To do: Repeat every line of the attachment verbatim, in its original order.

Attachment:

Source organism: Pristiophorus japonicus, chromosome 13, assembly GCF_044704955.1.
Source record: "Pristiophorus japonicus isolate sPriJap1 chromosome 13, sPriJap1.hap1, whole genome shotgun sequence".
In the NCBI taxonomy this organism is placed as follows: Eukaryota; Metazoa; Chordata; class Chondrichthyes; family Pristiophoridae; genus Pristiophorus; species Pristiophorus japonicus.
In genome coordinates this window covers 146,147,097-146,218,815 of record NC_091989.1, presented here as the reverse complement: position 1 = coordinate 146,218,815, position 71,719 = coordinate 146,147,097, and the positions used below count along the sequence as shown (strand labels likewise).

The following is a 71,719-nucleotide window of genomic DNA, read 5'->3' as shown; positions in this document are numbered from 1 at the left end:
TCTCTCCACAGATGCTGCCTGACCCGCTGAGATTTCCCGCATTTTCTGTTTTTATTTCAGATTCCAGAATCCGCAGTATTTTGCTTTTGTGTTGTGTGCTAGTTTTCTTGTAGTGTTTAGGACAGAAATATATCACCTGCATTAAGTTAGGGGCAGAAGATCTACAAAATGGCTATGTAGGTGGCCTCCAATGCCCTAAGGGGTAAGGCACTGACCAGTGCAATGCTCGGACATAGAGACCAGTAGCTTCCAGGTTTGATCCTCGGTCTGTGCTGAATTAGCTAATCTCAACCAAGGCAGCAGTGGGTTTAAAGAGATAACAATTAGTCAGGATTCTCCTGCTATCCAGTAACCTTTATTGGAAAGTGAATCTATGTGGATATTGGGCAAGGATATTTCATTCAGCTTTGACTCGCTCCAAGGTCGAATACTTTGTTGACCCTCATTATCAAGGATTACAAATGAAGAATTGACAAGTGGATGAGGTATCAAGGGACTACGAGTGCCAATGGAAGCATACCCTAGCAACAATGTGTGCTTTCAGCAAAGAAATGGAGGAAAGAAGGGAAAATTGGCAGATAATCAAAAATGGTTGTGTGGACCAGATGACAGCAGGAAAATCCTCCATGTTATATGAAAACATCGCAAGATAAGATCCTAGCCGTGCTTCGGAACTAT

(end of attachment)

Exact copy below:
Source organism: Pristiophorus japonicus, chromosome 13, assembly GCF_044704955.1.
Source record: "Pristiophorus japonicus isolate sPriJap1 chromosome 13, sPriJap1.hap1, whole genome shotgun sequence".
In the NCBI taxonomy this organism is placed as follows: Eukaryota; Metazoa; Chordata; class Chondrichthyes; family Pristiophoridae; genus Pristiophorus; species Pristiophorus japonicus.
In genome coordinates this window covers 146,147,097-146,218,815 of record NC_091989.1, presented here as the reverse complement: position 1 = coordinate 146,218,815, position 71,719 = coordinate 146,147,097, and the positions used below count along the sequence as shown (strand labels likewise).

The following is a 71,719-nucleotide window of genomic DNA, read 5'->3' as shown; positions in this document are numbered from 1 at the left end:
TCTCTCCACAGATGCTGCCTGACCCGCTGAGATTTCCCGCATTTTCTGTTTTTATTTCAGATTCCAGAATCCGCAGTATTTTGCTTTTGTGTTGTGTGCTAGTTTTCTTGTAGTGTTTAGGACAGAAATATATCACCTGCATTAAGTTAGGGGCAGAAGATCTACAAAATGGCTATGTAGGTGGCCTCCAATGCCCTAAGGGGTAAGGCACTGACCAGTGCAATGCTCGGACATAGAGACCAGTAGCTTCCAGGTTTGATCCTCGGTCTGTGCTGAATTAGCTAATCTCAACCAAGGCAGCAGTGGGTTTAAAGAGATAACAATTAGTCAGGATTCTCCTGCTATCCAGTAACCTTTATTGGAAAGTGAATCTATGTGGATATTGGGCAAGGATATTTCATTCAGCTTTGACTCGCTCCAAGGTCGAATACTTTGTTGACCCTCATTATCAAGGATTACAAATGAAGAATTGACAAGTGGATGAGGTATCAAGGGACTACGAGTGCCAATGGAAGCATACCCTAGCAACAATGTGTGCTTTCAGCAAAGAAATGGAGGAAAGAAGGGAAAATTGGCAGATAATCAAAAATGGTTGTGTGGACCAGATGACAGCAGGAAAATCCTCCATGTTATATGAAAACATCGCAAGATAAGATCCTAGCCGTGCTTCGGAACTAT